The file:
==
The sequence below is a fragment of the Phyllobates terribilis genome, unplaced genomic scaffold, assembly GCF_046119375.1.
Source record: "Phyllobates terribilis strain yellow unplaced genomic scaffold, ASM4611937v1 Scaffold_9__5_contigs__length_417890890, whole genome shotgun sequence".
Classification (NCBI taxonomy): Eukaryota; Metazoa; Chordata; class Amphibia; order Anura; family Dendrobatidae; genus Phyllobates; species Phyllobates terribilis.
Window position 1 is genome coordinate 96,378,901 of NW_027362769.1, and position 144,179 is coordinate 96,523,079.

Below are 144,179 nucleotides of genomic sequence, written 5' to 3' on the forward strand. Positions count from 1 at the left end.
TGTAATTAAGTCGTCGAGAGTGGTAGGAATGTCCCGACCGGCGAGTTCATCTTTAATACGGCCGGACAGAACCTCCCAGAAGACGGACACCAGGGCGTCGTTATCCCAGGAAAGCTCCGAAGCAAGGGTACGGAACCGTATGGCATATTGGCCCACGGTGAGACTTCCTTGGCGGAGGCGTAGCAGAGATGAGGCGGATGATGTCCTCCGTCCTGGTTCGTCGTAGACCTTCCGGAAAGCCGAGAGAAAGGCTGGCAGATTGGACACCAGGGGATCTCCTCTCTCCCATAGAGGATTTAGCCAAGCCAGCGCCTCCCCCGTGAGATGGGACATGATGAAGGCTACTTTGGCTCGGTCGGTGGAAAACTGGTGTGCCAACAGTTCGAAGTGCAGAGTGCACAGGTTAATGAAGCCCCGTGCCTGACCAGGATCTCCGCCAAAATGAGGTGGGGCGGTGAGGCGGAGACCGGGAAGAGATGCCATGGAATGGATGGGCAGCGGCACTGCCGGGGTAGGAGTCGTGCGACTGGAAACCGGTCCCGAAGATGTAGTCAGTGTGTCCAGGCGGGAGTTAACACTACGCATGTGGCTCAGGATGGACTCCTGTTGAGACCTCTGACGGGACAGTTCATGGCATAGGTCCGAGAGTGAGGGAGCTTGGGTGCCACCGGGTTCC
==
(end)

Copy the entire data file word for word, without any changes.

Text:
The sequence below is a fragment of the Phyllobates terribilis genome, unplaced genomic scaffold, assembly GCF_046119375.1.
Source record: "Phyllobates terribilis strain yellow unplaced genomic scaffold, ASM4611937v1 Scaffold_9__5_contigs__length_417890890, whole genome shotgun sequence".
Classification (NCBI taxonomy): Eukaryota; Metazoa; Chordata; class Amphibia; order Anura; family Dendrobatidae; genus Phyllobates; species Phyllobates terribilis.
Window position 1 is genome coordinate 96,378,901 of NW_027362769.1, and position 144,179 is coordinate 96,523,079.

Below are 144,179 nucleotides of genomic sequence, written 5' to 3' on the forward strand. Positions count from 1 at the left end.
TGTAATTAAGTCGTCGAGAGTGGTAGGAATGTCCCGACCGGCGAGTTCATCTTTAATACGGCCGGACAGAACCTCCCAGAAGACGGACACCAGGGCGTCGTTATCCCAGGAAAGCTCCGAAGCAAGGGTACGGAACCGTATGGCATATTGGCCCACGGTGAGACTTCCTTGGCGGAGGCGTAGCAGAGATGAGGCGGATGATGTCCTCCGTCCTGGTTCGTCGTAGACCTTCCGGAAAGCCGAGAGAAAGGCTGGCAGATTGGACACCAGGGGATCTCCTCTCTCCCATAGAGGATTTAGCCAAGCCAGCGCCTCCCCCGTGAGATGGGACATGATGAAGGCTACTTTGGCTCGGTCGGTGGAAAACTGGTGTGCCAACAGTTCGAAGTGCAGAGTGCACAGGTTAATGAAGCCCCGTGCCTGACCAGGATCTCCGCCAAAATGAGGTGGGGCGGTGAGGCGGAGACCGGGAAGAGATGCCATGGAATGGATGGGCAGCGGCACTGCCGGGGTAGGAGTCGTGCGACTGGAAACCGGTCCCGAAGATGTAGTCAGTGTGTCCAGGCGGGAGTTAACACTACGCATGTGGCTCAGGATGGACTCCTGTTGAGACCTCTGACGGGACAGTTCATGGCATAGGTCCGAGAGTGAGGGAGCTTGGGTGCCACCGGGTTCC